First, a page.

By Ron Wilson, director of the Huck Boyd National Institute for Rural Development at Kansas State University 


Kansas- It is nine o’clock at night. You are in the middle of a plumbing repair, and you find you need another plumbing fitting. The big box stores are closed. Delivery service is a day or two away.


What do you do?


If you’re in Victoria, Kansas, you call Jim. He’ll come open Victoria Lumber so you can get the part you need. This is the kind of customer service that helps sustain this store in rural Kansas.


Jim and Becky Scheck are the owners of Victoria Lumber. Jim grew up in the area and worked at a manufacturing plant in Hays until the company relocated. He then farmed and worked in the oilfield.


In 1983, a neighboring landowner asked Scheck if he would want to work part-time at Victoria Lumber, the local hardware store and lumberyard.


Scheck took the job. Within six months, he was working there full-time. He started as a yard man, then worked at fixing screens and moved up to become a bookkeeper. “It gave me a good overview of the entire business,” he said.


Victoria Lumber Company was founded in 1952. In 2006, after the previous owner became ill, Jim and Becky purchased the business.


Today, Victoria Lumber Company is a full-service lumberyard and hardware store, offering plumbing and electrical supplies and repairs and more, for customers from the homeowner to the contractor. It’s quite a service in a community of 1,077 people. Now, that’s rural!


The Schecks have four children. Their oldest daughter and her husband are teachers in Victoria. Their oldest son is with the Dodge City school district. Son Justin farms and works in the oilfield, and youngest son Jared is working at Victoria Lumber.


In 2017, the store went through a complete remodel, expansion and new roof installation. The retail space now includes 4,500 square feet under one roof with multiple outside storage sheds.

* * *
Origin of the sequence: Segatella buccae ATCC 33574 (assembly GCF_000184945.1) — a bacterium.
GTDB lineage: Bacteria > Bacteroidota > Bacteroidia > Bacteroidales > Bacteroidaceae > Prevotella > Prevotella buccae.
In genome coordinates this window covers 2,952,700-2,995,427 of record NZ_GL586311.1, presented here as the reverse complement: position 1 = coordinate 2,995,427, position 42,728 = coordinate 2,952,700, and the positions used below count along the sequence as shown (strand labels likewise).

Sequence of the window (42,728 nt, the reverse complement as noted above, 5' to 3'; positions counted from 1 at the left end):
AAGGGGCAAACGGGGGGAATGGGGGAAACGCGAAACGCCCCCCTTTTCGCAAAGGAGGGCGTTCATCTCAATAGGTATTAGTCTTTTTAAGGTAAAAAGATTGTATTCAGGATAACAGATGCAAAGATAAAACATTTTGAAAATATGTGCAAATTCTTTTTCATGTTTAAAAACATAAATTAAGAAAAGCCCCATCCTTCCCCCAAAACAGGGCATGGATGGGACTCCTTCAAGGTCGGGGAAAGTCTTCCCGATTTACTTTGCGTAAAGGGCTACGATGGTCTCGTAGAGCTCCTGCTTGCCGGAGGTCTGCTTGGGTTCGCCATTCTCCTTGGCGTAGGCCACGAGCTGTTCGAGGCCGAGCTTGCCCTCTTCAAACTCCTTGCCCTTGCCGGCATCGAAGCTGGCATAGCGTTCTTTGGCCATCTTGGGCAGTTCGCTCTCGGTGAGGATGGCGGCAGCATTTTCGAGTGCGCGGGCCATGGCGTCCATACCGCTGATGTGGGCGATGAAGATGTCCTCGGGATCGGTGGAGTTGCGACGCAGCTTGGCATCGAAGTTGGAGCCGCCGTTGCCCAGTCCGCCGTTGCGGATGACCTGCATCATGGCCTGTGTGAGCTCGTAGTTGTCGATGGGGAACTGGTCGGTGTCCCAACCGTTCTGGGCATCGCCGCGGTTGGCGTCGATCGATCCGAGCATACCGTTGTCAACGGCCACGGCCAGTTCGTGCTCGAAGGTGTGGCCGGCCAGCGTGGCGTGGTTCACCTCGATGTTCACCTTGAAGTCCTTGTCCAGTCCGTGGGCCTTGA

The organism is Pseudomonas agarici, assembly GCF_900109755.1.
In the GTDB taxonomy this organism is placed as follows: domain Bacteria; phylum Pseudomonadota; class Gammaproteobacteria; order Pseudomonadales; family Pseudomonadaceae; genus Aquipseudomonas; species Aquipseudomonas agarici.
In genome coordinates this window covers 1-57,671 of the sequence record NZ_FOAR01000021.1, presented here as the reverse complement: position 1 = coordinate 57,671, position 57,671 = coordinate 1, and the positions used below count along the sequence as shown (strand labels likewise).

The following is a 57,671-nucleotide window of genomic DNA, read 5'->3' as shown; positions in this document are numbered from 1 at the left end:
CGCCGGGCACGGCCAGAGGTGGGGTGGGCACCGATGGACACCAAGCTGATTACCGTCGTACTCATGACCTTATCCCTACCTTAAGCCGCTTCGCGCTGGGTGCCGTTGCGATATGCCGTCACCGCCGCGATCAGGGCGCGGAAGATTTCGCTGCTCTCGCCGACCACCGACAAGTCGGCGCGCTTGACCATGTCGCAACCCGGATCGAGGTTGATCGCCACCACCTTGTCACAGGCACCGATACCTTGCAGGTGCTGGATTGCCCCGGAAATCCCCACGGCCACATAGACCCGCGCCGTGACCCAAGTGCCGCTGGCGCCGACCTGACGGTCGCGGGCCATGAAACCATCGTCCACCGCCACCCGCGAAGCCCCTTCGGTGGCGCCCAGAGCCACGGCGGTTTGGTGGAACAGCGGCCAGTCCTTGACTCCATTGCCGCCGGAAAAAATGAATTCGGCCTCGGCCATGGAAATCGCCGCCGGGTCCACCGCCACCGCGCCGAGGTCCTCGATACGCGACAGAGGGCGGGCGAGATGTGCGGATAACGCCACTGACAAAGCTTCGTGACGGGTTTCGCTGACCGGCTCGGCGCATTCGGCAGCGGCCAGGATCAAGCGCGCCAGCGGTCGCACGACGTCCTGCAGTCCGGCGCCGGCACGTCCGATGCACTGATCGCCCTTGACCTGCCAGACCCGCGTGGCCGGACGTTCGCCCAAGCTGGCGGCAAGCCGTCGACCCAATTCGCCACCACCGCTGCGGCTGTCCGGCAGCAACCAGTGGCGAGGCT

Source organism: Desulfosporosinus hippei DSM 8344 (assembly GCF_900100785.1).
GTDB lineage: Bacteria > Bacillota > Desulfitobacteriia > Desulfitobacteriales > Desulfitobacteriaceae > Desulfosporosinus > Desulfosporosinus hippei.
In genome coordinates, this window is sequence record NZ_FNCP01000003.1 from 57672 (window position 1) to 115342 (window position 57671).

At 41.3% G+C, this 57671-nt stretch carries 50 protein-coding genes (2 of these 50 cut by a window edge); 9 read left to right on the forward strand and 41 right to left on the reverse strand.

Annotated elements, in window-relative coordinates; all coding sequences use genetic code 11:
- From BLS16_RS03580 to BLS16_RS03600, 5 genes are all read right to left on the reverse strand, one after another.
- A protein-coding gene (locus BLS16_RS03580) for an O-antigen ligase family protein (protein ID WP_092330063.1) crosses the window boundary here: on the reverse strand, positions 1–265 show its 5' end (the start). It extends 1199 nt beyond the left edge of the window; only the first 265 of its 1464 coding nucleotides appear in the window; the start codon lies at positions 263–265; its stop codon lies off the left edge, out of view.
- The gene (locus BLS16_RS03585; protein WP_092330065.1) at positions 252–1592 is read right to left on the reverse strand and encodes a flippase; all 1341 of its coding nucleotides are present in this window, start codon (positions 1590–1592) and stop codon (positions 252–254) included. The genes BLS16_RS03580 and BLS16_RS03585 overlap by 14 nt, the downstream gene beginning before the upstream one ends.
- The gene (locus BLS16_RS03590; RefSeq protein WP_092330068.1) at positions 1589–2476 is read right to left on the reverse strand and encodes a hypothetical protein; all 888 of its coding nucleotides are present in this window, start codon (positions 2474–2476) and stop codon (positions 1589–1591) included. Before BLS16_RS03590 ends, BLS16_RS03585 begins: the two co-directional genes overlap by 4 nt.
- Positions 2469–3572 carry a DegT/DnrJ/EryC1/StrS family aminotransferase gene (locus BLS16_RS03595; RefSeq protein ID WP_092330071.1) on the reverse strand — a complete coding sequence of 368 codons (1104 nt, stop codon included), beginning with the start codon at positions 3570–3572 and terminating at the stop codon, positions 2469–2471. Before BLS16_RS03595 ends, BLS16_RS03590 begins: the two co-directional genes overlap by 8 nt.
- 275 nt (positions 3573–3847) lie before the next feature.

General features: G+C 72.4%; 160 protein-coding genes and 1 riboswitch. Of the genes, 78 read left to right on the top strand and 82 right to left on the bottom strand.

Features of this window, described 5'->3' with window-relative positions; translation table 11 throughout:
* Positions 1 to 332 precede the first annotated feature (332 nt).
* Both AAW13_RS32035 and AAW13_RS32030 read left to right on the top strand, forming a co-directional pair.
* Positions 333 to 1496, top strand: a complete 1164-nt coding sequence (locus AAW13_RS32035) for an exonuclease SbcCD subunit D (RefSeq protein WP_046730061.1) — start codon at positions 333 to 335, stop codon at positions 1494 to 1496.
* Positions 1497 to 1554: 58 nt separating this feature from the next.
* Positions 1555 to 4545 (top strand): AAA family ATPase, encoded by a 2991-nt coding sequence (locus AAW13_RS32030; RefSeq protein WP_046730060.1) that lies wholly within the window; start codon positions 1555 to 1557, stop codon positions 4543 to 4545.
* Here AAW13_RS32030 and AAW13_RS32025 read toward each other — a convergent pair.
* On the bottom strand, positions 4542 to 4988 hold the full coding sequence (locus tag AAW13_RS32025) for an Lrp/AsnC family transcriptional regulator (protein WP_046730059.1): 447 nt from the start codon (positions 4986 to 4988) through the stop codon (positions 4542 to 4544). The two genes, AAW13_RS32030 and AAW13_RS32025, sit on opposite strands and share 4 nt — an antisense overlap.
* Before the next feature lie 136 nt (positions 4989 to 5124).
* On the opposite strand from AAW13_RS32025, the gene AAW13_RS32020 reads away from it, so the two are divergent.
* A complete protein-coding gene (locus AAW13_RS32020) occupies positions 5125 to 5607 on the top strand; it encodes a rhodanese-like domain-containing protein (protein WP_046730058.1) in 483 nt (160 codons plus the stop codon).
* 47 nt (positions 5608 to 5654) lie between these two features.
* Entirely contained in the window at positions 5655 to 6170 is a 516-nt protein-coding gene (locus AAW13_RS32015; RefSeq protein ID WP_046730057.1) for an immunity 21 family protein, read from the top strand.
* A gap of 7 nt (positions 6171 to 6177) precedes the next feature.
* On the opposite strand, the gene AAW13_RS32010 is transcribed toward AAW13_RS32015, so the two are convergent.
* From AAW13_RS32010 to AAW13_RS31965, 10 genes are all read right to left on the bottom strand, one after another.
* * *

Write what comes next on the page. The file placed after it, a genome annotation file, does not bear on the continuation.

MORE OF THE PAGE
Victoria is about 10 miles from the city of Hays, which has an extensive retail district and national franchise stores. How does an independent store compete?


“Customer service,” Scheck said. In addition to the store’s extensive inventory, Victoria Lumber does plumbing work, repairs windows and screens, installs hot water heaters, and more.  “We stock a lot of items,” he said. “The service end of it keeps customers coming back.”


“I get calls after hours,” Scheck adds. “I only live one half block from the store, so I can go down and let someone in.” That’s a far cry from having to call 1-800-XYZ for customer service from overseas.


“This family is very community-minded,” said Stacy Campbell, the agriculture and natural resources agent for the K-State Research and Extension Cottonwood District in Hays.  “They support the 4-H premium sale each year and are very supportive of donating to the city and county.”


“Anytime there’s something going on in the community, we try to support it,” Scheck said. “We’ve had a float in the homecoming parade every year and we donate things for the school and the church.”


“Victoria is a very clean community,” he added. “There are very few buildings in disrepair here.”


Inflation and supply chain issues have been major challenges for all those in the building industry, including Victoria Lumber.  “It’s taking four months to get windows,” Scheck said.  “A roll of copper wire that used to be $50-55 is now $202.”


Customer interaction is the element of the business he enjoys most. “I enjoy working with contractors,” he said. “If you don’t support your local business community, you’re not going to have a community.”


For more information on the business, see Victoria Lumber Company on FaceBook.


It’s nine o’clock at night. You are in the middle of a plumbing repair and don’t have the part that you need, but if you’re in Victoria, you can call Jim Scheck for help.


We salute Jim and Becky and Jared Scheck for making a difference with small business development and local customer service. When you get in a pinch, it’s a great relief to know you can call Jim.


Audio and text files of Kansas Profiles are available at For more information about the Huck Boyd Institute, interested persons can visit